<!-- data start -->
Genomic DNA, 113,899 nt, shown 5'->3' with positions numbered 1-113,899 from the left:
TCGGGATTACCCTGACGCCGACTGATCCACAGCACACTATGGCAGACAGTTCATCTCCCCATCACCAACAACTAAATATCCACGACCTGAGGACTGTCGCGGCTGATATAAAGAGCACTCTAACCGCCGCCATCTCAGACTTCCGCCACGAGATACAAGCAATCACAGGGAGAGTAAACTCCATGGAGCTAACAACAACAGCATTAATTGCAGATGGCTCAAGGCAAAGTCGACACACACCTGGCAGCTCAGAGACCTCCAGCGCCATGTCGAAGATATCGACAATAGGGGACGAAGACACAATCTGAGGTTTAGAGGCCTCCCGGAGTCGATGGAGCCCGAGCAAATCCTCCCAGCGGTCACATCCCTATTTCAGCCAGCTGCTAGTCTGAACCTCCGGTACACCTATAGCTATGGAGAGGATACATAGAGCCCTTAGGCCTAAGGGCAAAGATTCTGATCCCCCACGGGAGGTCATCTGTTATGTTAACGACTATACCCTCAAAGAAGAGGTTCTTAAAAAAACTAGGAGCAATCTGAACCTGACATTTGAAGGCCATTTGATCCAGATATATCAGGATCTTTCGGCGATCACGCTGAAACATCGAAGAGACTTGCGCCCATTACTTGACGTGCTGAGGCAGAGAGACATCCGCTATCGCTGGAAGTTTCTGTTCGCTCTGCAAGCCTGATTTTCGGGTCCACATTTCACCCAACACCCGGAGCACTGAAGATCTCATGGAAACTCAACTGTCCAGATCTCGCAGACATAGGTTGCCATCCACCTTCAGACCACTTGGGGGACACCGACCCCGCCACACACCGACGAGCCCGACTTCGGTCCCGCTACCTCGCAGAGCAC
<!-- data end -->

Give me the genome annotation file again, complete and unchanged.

Genomic DNA, 113,899 nt, shown 5'->3' with positions numbered 1-113,899 from the left:
TCGGGATTACCCTGACGCCGACTGATCCACAGCACACTATGGCAGACAGTTCATCTCCCCATCACCAACAACTAAATATCCACGACCTGAGGACTGTCGCGGCTGATATAAAGAGCACTCTAACCGCCGCCATCTCAGACTTCCGCCACGAGATACAAGCAATCACAGGGAGAGTAAACTCCATGGAGCTAACAACAACAGCATTAATTGCAGATGGCTCAAGGCAAAGTCGACACACACCTGGCAGCTCAGAGACCTCCAGCGCCATGTCGAAGATATCGACAATAGGGGACGAAGACACAATCTGAGGTTTAGAGGCCTCCCGGAGTCGATGGAGCCCGAGCAAATCCTCCCAGCGGTCACATCCCTATTTCAGCCAGCTGCTAGTCTGAACCTCCGGTACACCTATAGCTATGGAGAGGATACATAGAGCCCTTAGGCCTAAGGGCAAAGATTCTGATCCCCCACGGGAGGTCATCTGTTATGTTAACGACTATACCCTCAAAGAAGAGGTTCTTAAAAAAACTAGGAGCAATCTGAACCTGACATTTGAAGGCCATTTGATCCAGATATATCAGGATCTTTCGGCGATCACGCTGAAACATCGAAGAGACTTGCGCCCATTACTTGACGTGCTGAGGCAGAGAGACATCCGCTATCGCTGGAAGTTTCTGTTCGCTCTGCAAGCCTGATTTTCGGGTCCACATTTCACCCAACACCCGGAGCACTGAAGATCTCATGGAAACTCAACTGTCCAGATCTCGCAGACATAGGTTGCCATCCACCTTCAGACCACTTGGGGGACACCGACCCCGCCACACACCGACGAGCCCGACTTCGGTCCCGCTACCTCGCAGAGCAC